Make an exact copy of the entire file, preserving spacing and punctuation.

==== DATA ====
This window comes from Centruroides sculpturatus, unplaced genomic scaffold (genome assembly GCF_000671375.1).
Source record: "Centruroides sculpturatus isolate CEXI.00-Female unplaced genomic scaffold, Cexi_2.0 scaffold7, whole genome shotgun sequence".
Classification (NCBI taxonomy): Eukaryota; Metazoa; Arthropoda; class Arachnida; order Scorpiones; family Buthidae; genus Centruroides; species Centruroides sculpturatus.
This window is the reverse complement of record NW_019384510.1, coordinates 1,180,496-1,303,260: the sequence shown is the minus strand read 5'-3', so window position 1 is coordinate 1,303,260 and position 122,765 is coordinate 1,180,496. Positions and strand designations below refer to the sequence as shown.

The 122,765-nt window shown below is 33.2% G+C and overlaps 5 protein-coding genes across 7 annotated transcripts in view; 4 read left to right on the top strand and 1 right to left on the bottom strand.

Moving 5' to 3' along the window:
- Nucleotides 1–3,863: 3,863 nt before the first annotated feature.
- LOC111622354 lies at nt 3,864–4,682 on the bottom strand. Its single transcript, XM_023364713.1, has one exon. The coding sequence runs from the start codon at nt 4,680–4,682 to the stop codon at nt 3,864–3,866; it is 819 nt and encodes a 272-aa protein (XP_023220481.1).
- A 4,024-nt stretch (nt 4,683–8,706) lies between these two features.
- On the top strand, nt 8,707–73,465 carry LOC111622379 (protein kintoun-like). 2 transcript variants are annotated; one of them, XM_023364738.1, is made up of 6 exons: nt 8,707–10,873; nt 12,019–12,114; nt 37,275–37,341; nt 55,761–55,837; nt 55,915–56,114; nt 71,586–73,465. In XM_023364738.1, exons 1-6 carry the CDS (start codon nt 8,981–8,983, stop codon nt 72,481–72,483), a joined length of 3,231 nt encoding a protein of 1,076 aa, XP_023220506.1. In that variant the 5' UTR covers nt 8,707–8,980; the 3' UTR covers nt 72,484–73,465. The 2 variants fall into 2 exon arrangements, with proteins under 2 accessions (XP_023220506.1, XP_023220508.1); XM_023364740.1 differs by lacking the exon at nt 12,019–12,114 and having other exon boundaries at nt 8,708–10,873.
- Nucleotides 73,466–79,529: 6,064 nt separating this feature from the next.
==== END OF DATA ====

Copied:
This window comes from Centruroides sculpturatus, unplaced genomic scaffold (genome assembly GCF_000671375.1).
Source record: "Centruroides sculpturatus isolate CEXI.00-Female unplaced genomic scaffold, Cexi_2.0 scaffold7, whole genome shotgun sequence".
Classification (NCBI taxonomy): Eukaryota; Metazoa; Arthropoda; class Arachnida; order Scorpiones; family Buthidae; genus Centruroides; species Centruroides sculpturatus.
This window is the reverse complement of record NW_019384510.1, coordinates 1,180,496-1,303,260: the sequence shown is the minus strand read 5'-3', so window position 1 is coordinate 1,303,260 and position 122,765 is coordinate 1,180,496. Positions and strand designations below refer to the sequence as shown.

The 122,765-nt window shown below is 33.2% G+C and overlaps 5 protein-coding genes across 7 annotated transcripts in view; 4 read left to right on the top strand and 1 right to left on the bottom strand.

Moving 5' to 3' along the window:
- Nucleotides 1–3,863: 3,863 nt before the first annotated feature.
- LOC111622354 lies at nt 3,864–4,682 on the bottom strand. Its single transcript, XM_023364713.1, has one exon. The coding sequence runs from the start codon at nt 4,680–4,682 to the stop codon at nt 3,864–3,866; it is 819 nt and encodes a 272-aa protein (XP_023220481.1).
- A 4,024-nt stretch (nt 4,683–8,706) lies between these two features.
- On the top strand, nt 8,707–73,465 carry LOC111622379 (protein kintoun-like). 2 transcript variants are annotated; one of them, XM_023364738.1, is made up of 6 exons: nt 8,707–10,873; nt 12,019–12,114; nt 37,275–37,341; nt 55,761–55,837; nt 55,915–56,114; nt 71,586–73,465. In XM_023364738.1, exons 1-6 carry the CDS (start codon nt 8,981–8,983, stop codon nt 72,481–72,483), a joined length of 3,231 nt encoding a protein of 1,076 aa, XP_023220506.1. In that variant the 5' UTR covers nt 8,707–8,980; the 3' UTR covers nt 72,484–73,465. The 2 variants fall into 2 exon arrangements, with proteins under 2 accessions (XP_023220506.1, XP_023220508.1); XM_023364740.1 differs by lacking the exon at nt 12,019–12,114 and having other exon boundaries at nt 8,708–10,873.
- Nucleotides 73,466–79,529: 6,064 nt separating this feature from the next.